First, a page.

COMMENTARY: Vikings' decision to wait on QB says everything
EAGAN, Minn. — Mike Zimmer had a crystal ball in his office at Winter Park this season and it's fair to assume the gift from a local clairvoyant will land at the team's new offices in Eagan when the last boxes are moved across 35W on Monday, Feb. 26.
It was a good season for the Vikings. Why risk the fates' fury by changing things now?
This is the question on the frowning lips of many Vikings fans who feel the team's quarterback controversy is a canard. Case Keenum came off the bench to lead Minnesota to within one game of its first Super Bowl since 1977. Why change now?
Zimmer talked about his three quarterbacks Thursday at the NFL Combine in Indianapolis much more freely than the general manager did on Wednesday, which is understandable because Rick Spielman will be the one ultimately picking the Vikings' 2018 quarterback.
Keenum, Teddy Bridgewater and Sam Bradford all took snaps for the Vikings last season. All are pending free agents. Because all have a major question attached to their futures, all might play elsewhere next season — because none of those questions will be answered by the time free agents can sign on March 14.
"I have a crystal ball," Zimmer told reporters at the Colts' Lucas Oil Stadium on Thursday, "but I don't have it with me."
Bridgewater has played two series since dislocating his left knee so badly in August 2016 that doctors initially feared he might lose his leg. Bradford started two games last season because of an injury to his left knee, the third season-ending injury to that knee since he joined the NFL in 2010. And Keenum, well, his future might be the most difficult to predict.
The Vikings have science to help gauge the health of Bridgewater and Bradford. They must rely on past performance to answer the big question surrounding Keenum, which, as Zimmer put it, is this: "Is Case the guy that he was last year or two years ago?"
Vikings fans are understandably on edge. They thought Bridgewater was their guy after he led Minnesota to the playoffs as a sophomore. They thought Bradford was the guy after Spielman used a first-round draft pick to acquire the former No. 1 overall pick in the wake of Bridgewater's injury.
Now, after Keenum leads the team to its first NFC title game in nine years, the Vikings appear set to let him test free agency, telling fans, in so many words, "Hold on, we might like someone better." Keenum was 9-15 as a starter, with 24 touchdowns and 20 interceptions, before the Vikings signed him to back up Bradford for $2 million last season.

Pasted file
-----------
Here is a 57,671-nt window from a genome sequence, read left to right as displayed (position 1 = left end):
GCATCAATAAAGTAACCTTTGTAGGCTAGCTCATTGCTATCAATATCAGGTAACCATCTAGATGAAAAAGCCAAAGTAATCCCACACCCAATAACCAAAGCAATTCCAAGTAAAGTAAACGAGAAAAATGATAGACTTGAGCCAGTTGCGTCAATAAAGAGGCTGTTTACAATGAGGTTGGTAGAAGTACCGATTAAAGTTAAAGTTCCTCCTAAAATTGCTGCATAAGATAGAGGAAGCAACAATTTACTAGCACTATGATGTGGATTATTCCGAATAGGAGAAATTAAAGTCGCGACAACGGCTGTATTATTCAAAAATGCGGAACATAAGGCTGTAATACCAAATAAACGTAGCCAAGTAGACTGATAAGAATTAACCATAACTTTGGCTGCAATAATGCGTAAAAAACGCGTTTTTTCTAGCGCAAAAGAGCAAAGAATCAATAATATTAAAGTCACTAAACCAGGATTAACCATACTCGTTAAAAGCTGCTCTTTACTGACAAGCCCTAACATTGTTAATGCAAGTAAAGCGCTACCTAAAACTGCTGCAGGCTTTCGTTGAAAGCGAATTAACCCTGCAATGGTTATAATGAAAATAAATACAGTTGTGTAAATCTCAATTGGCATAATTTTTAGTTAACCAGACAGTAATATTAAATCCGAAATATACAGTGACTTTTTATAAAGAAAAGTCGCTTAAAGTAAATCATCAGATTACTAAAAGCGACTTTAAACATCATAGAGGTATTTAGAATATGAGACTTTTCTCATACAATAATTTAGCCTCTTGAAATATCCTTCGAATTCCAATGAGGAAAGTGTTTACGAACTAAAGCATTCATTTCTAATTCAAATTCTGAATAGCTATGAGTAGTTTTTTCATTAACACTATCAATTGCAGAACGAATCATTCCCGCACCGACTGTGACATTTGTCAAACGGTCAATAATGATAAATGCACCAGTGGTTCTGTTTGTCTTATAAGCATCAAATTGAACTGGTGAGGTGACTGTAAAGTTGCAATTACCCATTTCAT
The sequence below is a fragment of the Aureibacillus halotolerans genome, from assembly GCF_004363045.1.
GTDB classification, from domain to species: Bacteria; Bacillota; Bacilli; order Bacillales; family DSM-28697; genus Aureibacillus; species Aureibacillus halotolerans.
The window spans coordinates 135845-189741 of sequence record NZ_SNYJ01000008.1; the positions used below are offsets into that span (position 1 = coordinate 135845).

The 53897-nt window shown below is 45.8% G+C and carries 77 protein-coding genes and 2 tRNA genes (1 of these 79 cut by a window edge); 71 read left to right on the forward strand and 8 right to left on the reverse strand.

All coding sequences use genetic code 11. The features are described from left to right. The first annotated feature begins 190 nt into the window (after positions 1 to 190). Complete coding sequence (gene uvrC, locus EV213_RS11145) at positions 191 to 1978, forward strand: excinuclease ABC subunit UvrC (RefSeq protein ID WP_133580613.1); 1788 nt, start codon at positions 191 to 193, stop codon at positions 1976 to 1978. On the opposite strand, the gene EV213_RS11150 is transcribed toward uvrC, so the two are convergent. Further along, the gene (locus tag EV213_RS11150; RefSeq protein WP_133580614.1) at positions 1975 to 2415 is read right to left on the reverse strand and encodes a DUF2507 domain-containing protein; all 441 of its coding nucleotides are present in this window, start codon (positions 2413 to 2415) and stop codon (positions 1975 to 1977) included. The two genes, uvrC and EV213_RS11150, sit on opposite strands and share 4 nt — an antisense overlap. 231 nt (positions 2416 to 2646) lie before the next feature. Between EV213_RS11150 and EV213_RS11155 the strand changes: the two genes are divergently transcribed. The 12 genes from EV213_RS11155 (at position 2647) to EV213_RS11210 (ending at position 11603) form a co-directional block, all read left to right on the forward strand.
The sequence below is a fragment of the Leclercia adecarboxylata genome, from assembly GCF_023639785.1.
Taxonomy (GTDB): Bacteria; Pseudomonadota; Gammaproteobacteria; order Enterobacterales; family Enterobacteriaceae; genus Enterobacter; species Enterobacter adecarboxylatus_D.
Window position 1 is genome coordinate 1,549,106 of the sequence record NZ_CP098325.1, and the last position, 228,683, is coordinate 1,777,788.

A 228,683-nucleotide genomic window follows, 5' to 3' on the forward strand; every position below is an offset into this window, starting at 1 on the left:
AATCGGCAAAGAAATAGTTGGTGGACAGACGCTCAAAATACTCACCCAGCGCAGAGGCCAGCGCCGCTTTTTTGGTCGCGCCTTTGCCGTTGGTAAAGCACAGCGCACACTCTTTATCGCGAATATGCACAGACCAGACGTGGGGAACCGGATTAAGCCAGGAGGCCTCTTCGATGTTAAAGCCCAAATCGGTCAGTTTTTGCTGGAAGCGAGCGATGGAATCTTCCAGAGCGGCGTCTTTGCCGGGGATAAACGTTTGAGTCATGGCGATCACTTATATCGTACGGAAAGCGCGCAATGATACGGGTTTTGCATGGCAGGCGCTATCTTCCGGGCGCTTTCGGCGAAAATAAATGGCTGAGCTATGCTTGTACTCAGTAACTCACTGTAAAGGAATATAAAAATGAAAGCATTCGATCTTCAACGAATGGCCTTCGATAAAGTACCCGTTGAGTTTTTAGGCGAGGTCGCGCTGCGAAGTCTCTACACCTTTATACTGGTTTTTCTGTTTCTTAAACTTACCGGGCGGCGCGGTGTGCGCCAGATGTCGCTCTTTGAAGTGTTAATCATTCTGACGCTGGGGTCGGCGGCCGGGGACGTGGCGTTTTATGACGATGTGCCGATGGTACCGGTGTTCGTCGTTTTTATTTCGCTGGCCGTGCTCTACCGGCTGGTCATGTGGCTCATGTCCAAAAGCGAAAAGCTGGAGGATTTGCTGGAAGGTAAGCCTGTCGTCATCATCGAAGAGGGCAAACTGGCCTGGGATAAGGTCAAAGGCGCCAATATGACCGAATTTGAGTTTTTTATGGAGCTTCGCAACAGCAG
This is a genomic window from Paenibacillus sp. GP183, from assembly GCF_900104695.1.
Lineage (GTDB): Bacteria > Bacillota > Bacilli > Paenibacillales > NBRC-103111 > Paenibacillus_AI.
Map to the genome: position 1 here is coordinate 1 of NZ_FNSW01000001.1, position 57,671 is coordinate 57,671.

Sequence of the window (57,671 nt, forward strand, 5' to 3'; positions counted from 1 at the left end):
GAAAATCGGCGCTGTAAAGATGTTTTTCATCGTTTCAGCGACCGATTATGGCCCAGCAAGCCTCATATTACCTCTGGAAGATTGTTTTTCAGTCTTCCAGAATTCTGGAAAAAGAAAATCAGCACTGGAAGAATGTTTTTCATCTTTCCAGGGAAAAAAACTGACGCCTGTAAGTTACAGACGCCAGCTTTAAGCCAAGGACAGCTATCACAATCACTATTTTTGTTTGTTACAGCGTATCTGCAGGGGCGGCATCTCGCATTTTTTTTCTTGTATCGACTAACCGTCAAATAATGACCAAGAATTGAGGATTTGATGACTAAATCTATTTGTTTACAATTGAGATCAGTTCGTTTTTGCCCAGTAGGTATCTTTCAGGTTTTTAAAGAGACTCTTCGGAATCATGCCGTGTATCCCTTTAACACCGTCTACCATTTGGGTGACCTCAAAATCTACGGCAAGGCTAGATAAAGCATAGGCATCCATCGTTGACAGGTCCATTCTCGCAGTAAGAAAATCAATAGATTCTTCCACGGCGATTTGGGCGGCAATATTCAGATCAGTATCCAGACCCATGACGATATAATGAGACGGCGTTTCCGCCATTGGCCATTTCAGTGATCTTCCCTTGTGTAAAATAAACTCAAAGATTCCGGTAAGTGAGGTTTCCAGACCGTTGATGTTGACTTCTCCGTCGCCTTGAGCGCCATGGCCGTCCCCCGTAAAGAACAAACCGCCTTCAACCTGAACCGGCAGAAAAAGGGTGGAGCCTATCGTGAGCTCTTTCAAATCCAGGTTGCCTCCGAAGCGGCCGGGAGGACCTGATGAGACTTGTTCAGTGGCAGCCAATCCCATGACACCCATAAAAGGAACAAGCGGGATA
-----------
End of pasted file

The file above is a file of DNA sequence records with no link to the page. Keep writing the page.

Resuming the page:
"The process that we're going through right now with Sam, Teddy and Case," Zimmer said, "(is) we're trying to determine exactly where these three guys are."
Where's that crystal ball?
The coach did make one thing clear, telling reporters that next year's quarterback will be the one he and Spielman believe will make the offense better than it was during a 13-3 regular season. Keenum is not the best free-agent quarterback. That's Kirk Cousins, available — for a number of reasons — despite averaging 4,392 yards, 27 touchdowns and 12 interceptions since becoming Washington's full-time starter in 2015.
Zimmer said his wish for Keenum is that he goes on to have an outstanding career, adding, "hopefully it's with me, but if not I wish him the best of luck."
Cousins will be expensive, but the Vikings have the cap space and money to sign him. With so much in place, including the NFL's top-rated defense last season, they are an attractive suitor. NFL teams can't talk to free agents until March 12, and the Vikings clearly want to see what Cousins has to say.
The only decision that has been made is the decision to wait, and that tells us everything we need to know.
"You go back with Case, he plays outstanding this year," Zimmer said. "You go back and you look at what he's done in the past and where he's at this year. Then, really, what we have to try to do is figure out what is the best scenario for us."